Sarah Jafari: Right. That's really interesting. I had never even considered that maybe Shakespeare didn't write his plays. That's crazy.

Jay Ingram: And there was even a big, there was a movie about it a few years ago, arguing that wasn't him at all, but you know what? He is still the main man in Shakespeare in place, as far as I'm concerned.

Sarah Jafari: Have you ever changed any of your habits as a result of anything you learned through conducting research for the science of why?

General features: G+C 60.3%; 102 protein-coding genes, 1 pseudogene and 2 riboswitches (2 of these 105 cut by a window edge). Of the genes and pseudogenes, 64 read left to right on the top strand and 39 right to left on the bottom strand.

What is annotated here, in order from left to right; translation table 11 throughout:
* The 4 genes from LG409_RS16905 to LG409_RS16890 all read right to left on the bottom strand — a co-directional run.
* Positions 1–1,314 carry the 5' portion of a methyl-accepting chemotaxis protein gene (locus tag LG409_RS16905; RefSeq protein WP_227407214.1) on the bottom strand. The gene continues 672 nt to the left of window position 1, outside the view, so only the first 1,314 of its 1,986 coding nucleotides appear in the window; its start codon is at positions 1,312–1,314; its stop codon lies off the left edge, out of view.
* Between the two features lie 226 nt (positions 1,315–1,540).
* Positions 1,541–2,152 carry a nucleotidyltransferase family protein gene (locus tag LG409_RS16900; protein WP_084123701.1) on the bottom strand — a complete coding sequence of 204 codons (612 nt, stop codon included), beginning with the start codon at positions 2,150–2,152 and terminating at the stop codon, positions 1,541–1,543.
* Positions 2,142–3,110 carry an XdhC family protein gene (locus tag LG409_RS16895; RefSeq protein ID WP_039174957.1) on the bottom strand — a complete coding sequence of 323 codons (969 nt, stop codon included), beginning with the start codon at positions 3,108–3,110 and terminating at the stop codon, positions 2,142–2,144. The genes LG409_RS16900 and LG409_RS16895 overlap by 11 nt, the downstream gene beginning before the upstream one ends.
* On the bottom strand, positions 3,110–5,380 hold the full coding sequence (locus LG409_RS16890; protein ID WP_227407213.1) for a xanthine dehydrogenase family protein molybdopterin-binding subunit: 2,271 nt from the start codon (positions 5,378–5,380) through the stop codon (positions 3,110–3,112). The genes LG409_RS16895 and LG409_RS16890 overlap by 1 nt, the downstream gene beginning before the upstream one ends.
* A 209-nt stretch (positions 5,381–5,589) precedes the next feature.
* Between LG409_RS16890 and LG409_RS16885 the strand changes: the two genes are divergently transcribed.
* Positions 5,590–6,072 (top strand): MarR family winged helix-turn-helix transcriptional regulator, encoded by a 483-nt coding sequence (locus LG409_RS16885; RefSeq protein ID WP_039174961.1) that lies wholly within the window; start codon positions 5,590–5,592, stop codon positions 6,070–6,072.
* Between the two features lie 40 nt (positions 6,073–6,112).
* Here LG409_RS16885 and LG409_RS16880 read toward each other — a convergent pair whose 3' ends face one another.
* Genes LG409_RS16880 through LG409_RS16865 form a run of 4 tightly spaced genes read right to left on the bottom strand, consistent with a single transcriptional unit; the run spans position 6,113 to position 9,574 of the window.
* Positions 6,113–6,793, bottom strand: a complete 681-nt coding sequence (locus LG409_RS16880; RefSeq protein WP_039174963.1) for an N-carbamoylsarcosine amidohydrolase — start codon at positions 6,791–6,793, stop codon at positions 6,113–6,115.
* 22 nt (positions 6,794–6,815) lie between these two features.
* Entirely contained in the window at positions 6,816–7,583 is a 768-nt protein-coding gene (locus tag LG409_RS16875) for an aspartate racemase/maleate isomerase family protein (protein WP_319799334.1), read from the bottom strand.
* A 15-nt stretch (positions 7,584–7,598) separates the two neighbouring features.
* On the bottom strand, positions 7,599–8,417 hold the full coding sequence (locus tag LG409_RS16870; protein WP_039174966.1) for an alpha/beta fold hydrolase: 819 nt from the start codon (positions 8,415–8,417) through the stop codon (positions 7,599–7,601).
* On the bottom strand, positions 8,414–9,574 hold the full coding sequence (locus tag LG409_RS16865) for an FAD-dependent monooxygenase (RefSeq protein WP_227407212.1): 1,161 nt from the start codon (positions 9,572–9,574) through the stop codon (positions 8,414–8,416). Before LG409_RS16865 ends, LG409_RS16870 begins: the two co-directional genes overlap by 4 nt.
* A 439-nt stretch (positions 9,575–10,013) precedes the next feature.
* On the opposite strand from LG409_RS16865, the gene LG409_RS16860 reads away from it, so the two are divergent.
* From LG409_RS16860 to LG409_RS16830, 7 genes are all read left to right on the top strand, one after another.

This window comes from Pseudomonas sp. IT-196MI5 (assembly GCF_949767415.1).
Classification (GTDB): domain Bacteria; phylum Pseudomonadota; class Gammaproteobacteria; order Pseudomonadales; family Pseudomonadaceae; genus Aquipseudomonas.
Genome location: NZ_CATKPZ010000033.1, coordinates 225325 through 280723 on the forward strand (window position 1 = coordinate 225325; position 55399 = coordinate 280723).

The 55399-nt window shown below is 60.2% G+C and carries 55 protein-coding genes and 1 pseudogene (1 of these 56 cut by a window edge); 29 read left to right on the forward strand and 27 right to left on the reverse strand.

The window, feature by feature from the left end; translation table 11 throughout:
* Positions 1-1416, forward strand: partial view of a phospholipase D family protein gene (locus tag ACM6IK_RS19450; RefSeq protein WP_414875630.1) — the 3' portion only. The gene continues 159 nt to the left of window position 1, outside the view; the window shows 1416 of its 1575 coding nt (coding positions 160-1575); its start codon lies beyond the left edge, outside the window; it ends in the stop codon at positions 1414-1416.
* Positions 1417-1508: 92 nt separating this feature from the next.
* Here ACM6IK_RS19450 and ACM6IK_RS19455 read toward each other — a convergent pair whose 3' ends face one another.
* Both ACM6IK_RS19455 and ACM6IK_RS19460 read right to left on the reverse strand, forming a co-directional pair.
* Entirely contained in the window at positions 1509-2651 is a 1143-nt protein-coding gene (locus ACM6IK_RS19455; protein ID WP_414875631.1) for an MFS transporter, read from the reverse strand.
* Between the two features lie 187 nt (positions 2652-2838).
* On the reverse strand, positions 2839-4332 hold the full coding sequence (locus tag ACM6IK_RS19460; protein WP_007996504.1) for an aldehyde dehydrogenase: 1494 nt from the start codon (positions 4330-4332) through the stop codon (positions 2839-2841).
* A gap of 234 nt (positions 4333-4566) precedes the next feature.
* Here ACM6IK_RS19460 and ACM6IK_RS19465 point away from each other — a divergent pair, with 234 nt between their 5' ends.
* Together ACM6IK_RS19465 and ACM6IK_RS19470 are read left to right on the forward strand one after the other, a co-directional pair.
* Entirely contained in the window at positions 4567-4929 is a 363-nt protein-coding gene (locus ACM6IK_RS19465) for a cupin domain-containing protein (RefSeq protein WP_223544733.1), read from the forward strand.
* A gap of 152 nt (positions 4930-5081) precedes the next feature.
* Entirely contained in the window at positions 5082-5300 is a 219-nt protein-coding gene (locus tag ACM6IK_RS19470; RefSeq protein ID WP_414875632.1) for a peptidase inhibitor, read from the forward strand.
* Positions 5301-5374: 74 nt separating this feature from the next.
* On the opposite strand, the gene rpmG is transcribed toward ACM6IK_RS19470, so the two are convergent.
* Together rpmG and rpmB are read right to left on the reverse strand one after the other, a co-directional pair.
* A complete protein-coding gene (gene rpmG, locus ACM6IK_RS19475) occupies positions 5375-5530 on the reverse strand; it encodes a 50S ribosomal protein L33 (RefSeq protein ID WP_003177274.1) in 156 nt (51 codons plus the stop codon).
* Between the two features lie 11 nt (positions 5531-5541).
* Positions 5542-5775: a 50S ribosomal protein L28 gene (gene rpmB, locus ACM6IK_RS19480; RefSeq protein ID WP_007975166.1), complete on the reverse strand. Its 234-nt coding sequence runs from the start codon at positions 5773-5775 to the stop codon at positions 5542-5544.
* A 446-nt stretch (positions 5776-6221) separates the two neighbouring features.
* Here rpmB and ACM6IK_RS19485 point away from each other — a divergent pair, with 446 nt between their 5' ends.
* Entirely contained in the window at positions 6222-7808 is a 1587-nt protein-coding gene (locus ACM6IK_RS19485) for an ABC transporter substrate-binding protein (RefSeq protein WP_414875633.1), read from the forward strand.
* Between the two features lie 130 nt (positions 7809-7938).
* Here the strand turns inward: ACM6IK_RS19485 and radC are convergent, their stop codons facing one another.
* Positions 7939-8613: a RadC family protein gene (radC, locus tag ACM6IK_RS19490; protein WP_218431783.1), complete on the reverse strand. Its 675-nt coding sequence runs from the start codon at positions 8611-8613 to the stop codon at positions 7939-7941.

Jay Ingram: Yeah, so not so much for the science of why, but I did write a book called the end of memory about Alzheimer's disease and I've had people in my family who had it. So I've paid like my mother did. So I've paid pretty close attention to that part of Alzheimer's research that is informative about what you can do to lower your risk. And there's a whole bunch of things that you can do to minimize risk. I mean, you know, in rare cases, there are dominant genes that if you inherit one of them, you're going to get it. But those are extremely rare, really less than 1% of all Alzheimer's and the rest of it, you may inherit genes that tilt your risk a little bit, one way or the other, but there are also other things like a proper diet, get enough sleep get exercise, maintain social contact, which is harder and harder for people as they get older. And you know, what two of them, most critical things, if you have well, hearing loss is a risk associated with Alzheimer's disease. At first, nobody knew what the connection was. Could it be that hearing loss is just an early hint that Alzheimer's is coming associated with the disease itself, or is it the lack of social contact, the loss of social contact when you don't hear what's going on around you and I wear hearing AIDS. So I'm very familiar with it. Is it that because lack of social contact is a risk for Alzheimer's. It looks now no early evidence is that if you wear hearing AIDS, you minimize that risk. But you know, don't get me started on hearing AIDS. Like people are so reluctant to wear them because they make you look old well. And meanwhile, people have got earbuds hanging out of their ears, right? And that doesn't make you look old. So somehow, but it's a stigma. And if people only knew that, you know, the average weight from the time, somebody is kind of aware that they have hearing loss till the time they go get their hearing checked. The average lapse of time is seven years. If people knew that it was somehow connected with Alzheimer's, they wouldn't wait seven years. So there's, there's an example, but diet, you know, is it's the sort of typical, like a good Alzheimer's died as the same kind of diet that you'd use for good health. You know, he not don't eat too much red meat. Don't eat, don't have too much dairy eat lots of vegetables, you know, Mediterranean dog, whatever. So I've done that with respect to that anyway, that's and you know, the other thing that's always true in communicating science, no matter what you're doing, the more eyes you're on it, the more ears hear it, the better it will be. And you've got to steel yourself for criticism. We have a favorite phrase. Some of us are called kill your darlings, which is, let's say you're writing an essay, but you're stuck. There's a place where you're stuck at quite often. It's true that you're stuck because you've come up with the fabulous phrase that you really, really love, but actually it's inhibited in the rest of your writing because it's taking you down a path that isn't easy to navigate. And if you kill your darling phrase, just take it out, you'll find. And that somehow it opens up and you're able to write it better. You just can't be too attached to the stuff that you've produced that you love, because you always got to remember, it's not about you. It's about the audience. My, my typical example of this is a scientist is asked by a local community group. Let's say to give a talk about his or her work. And the first thought that often enters their mind is Oh, so I'll tell them about the experiments that we're doing right now. The actual correct question or thought is, I wonder what they want to know about you put it on the audience, not yourself. And I think many scientists would be shocked to know exactly what audiences want to know. Now, sometimes it's predictable. Like if you're giving a talk on Alzheimer's disease, then people want to know really three things. Am I going to get it? If I'm at high risk, what can I do to mitigate that risk? And if I do get it, what then, I mean, I'm pretty confident. Those are the three common questions, but it's not so clear if a biochemist is asked to speak about the work in their lab and it might be as simple as what's it like to work in a lab? Like what are those grad students and postdocs or whatever they're called, do you know? And I mean, scientists think scientists approach, research questions in a different way than you and I might. And you never lose if you start by wondering what the audience wants.